end-to-end security association(s) offering integrity and data origin
   authentication as specified in [RFC5213] and [RFC7077].

   When HNP renumbering is triggered, a new HNP SHOULD be allocated to
   the MN.  The LMA MUST follow the procedure of PMIPv6 to make sure
   that only an authorized HNP can be assigned for the MN.  In this way,
   the LMA is ready to be the topological anchor point of the new HNP,
   which is for that MN's exclusive use.

   Per [RFC4862], if the Valid Lifetime in a Prefix Information Option
   is set to less than 2 hours in an unauthenticated RA, it is ignored.
   Thus, when the old HNP that is being deprecated is included in an RA
   from the MAG, the Valid Lifetime SHOULD be set to 2 hours (and the
   Preferred Lifetime set to 0) for an unauthenticated RA.  However, if
   the legality of the signaling messages exchanged between MAG and MN
   can be guaranteed, it MAY be acceptable to also set the Valid
   Lifetime to 0 for an unauthenticated RA.

8.  IANA Considerations

   This document does not require any IANA actions.

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9.  References

9.1.  Normative References

   [RFC2119]  Bradner, S., "Key words for use in RFCs to Indicate
              Requirement Levels", BCP 14, RFC 2119,
              DOI 10.17487/RFC2119, March 1997,

   [RFC3007]  Wellington, B., "Secure Domain Name System (DNS) Dynamic
              Update", RFC 3007, DOI 10.17487/RFC3007, November 2000,

   [RFC3315]  Droms, R., Ed., Bound, J., Volz, B., Lemon, T., Perkins,
              C., and M. Carney, "Dynamic Host Configuration Protocol
              for IPv6 (DHCPv6)", RFC 3315, DOI 10.17487/RFC3315, July
              2003, <http://www.rfc-editor.org/info/rfc3315>.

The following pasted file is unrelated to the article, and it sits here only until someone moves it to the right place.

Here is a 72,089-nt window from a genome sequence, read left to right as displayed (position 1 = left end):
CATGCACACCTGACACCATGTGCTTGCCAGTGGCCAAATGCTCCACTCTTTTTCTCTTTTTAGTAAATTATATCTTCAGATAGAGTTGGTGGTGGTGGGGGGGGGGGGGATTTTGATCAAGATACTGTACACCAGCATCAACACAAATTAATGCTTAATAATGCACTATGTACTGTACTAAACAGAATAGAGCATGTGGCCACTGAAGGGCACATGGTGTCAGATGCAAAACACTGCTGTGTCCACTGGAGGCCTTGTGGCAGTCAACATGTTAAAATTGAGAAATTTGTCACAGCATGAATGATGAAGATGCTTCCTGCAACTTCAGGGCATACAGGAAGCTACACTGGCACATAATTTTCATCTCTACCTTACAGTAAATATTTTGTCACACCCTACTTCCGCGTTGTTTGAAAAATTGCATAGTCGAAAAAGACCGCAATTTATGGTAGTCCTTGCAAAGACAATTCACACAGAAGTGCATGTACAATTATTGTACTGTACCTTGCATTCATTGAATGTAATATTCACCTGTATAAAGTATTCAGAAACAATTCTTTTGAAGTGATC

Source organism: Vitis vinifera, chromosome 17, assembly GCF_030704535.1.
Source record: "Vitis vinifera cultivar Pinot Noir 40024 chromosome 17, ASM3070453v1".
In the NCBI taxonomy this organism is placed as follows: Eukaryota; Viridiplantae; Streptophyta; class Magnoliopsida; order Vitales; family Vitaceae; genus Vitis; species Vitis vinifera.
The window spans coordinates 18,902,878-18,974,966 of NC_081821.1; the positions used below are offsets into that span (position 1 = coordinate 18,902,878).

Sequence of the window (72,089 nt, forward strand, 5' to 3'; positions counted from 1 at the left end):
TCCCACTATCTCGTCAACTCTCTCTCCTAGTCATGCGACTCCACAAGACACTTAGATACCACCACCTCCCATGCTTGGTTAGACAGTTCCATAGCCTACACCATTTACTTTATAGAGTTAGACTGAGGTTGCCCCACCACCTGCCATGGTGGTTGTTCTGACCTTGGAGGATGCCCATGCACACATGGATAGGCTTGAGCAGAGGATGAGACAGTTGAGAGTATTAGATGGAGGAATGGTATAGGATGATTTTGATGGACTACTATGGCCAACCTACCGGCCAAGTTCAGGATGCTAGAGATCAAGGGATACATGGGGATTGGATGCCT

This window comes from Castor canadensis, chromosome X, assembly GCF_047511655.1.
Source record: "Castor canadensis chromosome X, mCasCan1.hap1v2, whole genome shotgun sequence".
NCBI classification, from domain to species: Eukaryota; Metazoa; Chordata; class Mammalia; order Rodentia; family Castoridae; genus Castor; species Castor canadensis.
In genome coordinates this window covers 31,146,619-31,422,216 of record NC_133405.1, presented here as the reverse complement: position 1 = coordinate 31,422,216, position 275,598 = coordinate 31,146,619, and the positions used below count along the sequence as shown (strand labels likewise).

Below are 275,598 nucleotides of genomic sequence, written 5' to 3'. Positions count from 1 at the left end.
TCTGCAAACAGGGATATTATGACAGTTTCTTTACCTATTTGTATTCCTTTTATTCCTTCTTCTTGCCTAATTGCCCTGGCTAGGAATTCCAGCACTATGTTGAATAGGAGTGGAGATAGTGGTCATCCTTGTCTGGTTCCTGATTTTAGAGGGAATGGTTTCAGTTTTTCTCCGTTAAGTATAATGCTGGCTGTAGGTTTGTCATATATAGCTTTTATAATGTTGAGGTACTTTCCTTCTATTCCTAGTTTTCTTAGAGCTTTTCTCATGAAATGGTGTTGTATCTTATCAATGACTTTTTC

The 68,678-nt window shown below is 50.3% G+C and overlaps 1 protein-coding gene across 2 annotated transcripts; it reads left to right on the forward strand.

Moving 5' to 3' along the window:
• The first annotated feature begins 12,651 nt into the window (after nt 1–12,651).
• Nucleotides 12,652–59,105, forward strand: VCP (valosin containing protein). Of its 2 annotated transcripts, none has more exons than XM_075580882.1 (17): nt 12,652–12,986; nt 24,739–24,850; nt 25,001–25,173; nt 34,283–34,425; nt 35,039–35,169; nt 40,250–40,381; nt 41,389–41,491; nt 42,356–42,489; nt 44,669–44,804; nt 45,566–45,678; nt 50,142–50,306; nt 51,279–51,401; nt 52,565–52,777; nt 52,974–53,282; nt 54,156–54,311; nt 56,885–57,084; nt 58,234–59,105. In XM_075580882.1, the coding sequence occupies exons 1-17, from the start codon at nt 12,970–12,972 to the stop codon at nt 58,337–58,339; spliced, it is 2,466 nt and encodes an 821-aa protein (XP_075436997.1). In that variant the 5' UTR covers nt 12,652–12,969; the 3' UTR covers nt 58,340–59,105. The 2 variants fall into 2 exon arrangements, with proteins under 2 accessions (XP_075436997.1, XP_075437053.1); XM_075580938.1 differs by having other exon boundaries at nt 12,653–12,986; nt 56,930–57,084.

[RFC4283]  Patel, A., Leung, K., Khalil, M., Akhtar, H., and K.
              Chowdhury, "Mobile Node Identifier Option for Mobile IPv6
              (MIPv6)", RFC 4283, DOI 10.17487/RFC4283, November 2005,

   [RFC4861]  Narten, T., Nordmark, E., Simpson, W., and H. Soliman,
              "Neighbor Discovery for IP version 6 (IPv6)", RFC 4861,
              DOI 10.17487/RFC4861, September 2007,

   [RFC4862]  Thomson, S., Narten, T., and T. Jinmei, "IPv6 Stateless
              Address Autoconfiguration", RFC 4862,
              DOI 10.17487/RFC4862, September 2007,

   [RFC5213]  Gundavelli, S., Ed., Leung, K., Devarapalli, V.,
              Chowdhury, K., and B. Patil, "Proxy Mobile IPv6",
              RFC 5213, DOI 10.17487/RFC5213, August 2008,

   [RFC6275]  Perkins, C., Ed., Johnson, D., and J. Arkko, "Mobility
              Support in IPv6", RFC 6275, DOI 10.17487/RFC6275, July
              2011, <http://www.rfc-editor.org/info/rfc6275>.

   [RFC6463]  Korhonen, J., Ed., Gundavelli, S., Yokota, H., and X. Cui,
              "Runtime Local Mobility Anchor (LMA) Assignment Support
              for Proxy Mobile IPv6", RFC 6463, DOI 10.17487/RFC6463,
              February 2012, <http://www.rfc-editor.org/info/rfc6463>.

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RFC 8191                 PMIPv6 HNP Renumbering              August 2017

   [RFC7077]  Krishnan, S., Gundavelli, S., Liebsch, M., Yokota, H., and
              J. Korhonen, "Update Notifications for Proxy Mobile IPv6",
              RFC 7077, DOI 10.17487/RFC7077, November 2013,

   [RFC8174]  Leiba, B., "Ambiguity of Uppercase vs Lowercase in RFC
              2119 Key Words", BCP 14, RFC 8174, DOI 10.17487/RFC8174,
              May 2017, <http://www.rfc-editor.org/info/rfc8174>.

9.2.  Informative References

   [RFC6058]  Liebsch, M., Ed., Muhanna, A., and O. Blume, "Transient
              Binding for Proxy Mobile IPv6", RFC 6058,
              DOI 10.17487/RFC6058, March 2011,

   [RFC6879]  Jiang, S., Liu, B., and B. Carpenter, "IPv6 Enterprise
              Network Renumbering Scenarios, Considerations, and
              Methods", RFC 6879, DOI 10.17487/RFC6879, February 2013,

   [RFC7010]  Liu, B., Jiang, S., Carpenter, B., Venaas, S., and W.
              George, "IPv6 Site Renumbering Gap Analysis", RFC 7010,
              DOI 10.17487/RFC7010, September 2013,

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RFC 8191                 PMIPv6 HNP Renumbering              August 2017


   The work of Jong-Hyouk Lee was supported by 'The Cross-Ministry Giga
   KOREA Project' grant from the Ministry of Science, ICT and Future
   Planning, Korea.

Authors' Addresses

   Zhiwei Yan
   No.4 South 4th Street, Zhongguancun
   Beijing  100190

   Email: yan@cnnic.cn

   Jong-Hyouk Lee
   Sangmyung University
   31, Sangmyeongdae-gil, Dongnam-gu
   Cheonan  31066
   Republic of Korea

   Email: jonghyouk@smu.ac.kr

   Xiaodong Lee
   No.4 South 4th Street, Zhongguancun
   Beijing  100190

   Email: xl@cnnic.cn

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  1. RFC 8191